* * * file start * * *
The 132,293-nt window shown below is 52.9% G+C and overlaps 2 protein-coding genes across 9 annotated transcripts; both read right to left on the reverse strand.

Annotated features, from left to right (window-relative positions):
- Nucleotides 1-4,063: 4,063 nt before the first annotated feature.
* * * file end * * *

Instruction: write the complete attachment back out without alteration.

The 132,293-nt window shown below is 52.9% G+C and overlaps 2 protein-coding genes across 9 annotated transcripts; both read right to left on the reverse strand.

Annotated features, from left to right (window-relative positions):
- Nucleotides 1-4,063: 4,063 nt before the first annotated feature.